The EU's Internet security agency is calling for legislation "to police social-networking sites such as Facebook and MySpace," InfoWorld reports. The director of the European Network and Information Security Agency said that social sites are "useful social tools," but suggested that EU law needs to cover photo-sharing online because "currently there is no need to get a person's consent in order to post a photo of them." He also said more public education is needed about how social networking works, pointing to the problem that "many people don't realize that it's almost impossible to erase material once it has appeared on the Internet."
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NetFamilyNews – by Anne Collier
- What are we really seeing in the social media fishbowl?
- Spoiler alert: Kid loves teaching Twitter to Dad
- At the IGF: Youth participation = greater youth e-safety
- Enabling peer protection: Knowledge is empowerment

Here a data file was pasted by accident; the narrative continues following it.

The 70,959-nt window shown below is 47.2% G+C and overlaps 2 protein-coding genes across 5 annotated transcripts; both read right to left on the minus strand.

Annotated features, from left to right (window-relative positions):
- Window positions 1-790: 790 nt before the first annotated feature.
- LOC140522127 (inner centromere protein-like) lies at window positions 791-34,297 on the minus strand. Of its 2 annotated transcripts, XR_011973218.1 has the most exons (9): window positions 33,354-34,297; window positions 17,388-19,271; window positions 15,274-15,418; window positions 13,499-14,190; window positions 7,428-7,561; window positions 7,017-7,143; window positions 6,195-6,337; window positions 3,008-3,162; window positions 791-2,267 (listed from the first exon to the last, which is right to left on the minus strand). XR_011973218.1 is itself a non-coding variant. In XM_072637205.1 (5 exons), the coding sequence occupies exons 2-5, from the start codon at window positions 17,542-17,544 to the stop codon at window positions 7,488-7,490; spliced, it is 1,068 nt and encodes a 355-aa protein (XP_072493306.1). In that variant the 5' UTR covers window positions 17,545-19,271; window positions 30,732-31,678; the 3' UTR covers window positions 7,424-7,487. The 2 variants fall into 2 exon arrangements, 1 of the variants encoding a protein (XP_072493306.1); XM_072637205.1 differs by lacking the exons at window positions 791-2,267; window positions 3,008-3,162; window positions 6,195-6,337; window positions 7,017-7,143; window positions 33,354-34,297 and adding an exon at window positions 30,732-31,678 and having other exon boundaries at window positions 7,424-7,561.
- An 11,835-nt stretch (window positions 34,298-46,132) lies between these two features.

- Millennials’ changing social media use: Survey
- Heard of Twitch? Amazon has!
- Dealing with the nasties online
- Leadership in bullying prevention and so much more
Analysis & News – by Larry Magid
- High school kids show strong support for First Amendment
- UN bringing child rights into the digital age
- IGF attendees complain about censorship in Turkey while some advocate it for youth
- Internet Governance Forum topics include human rights, network neutrality and child protection
- Protecting children online needs to allow for their right to free speech
- It’s time for schools to upgrade both technology and pedagogy
- Why Google (and Facebook) should admit kids under 13
- As Ferguson struggles, Georgia teens create app to rate police departments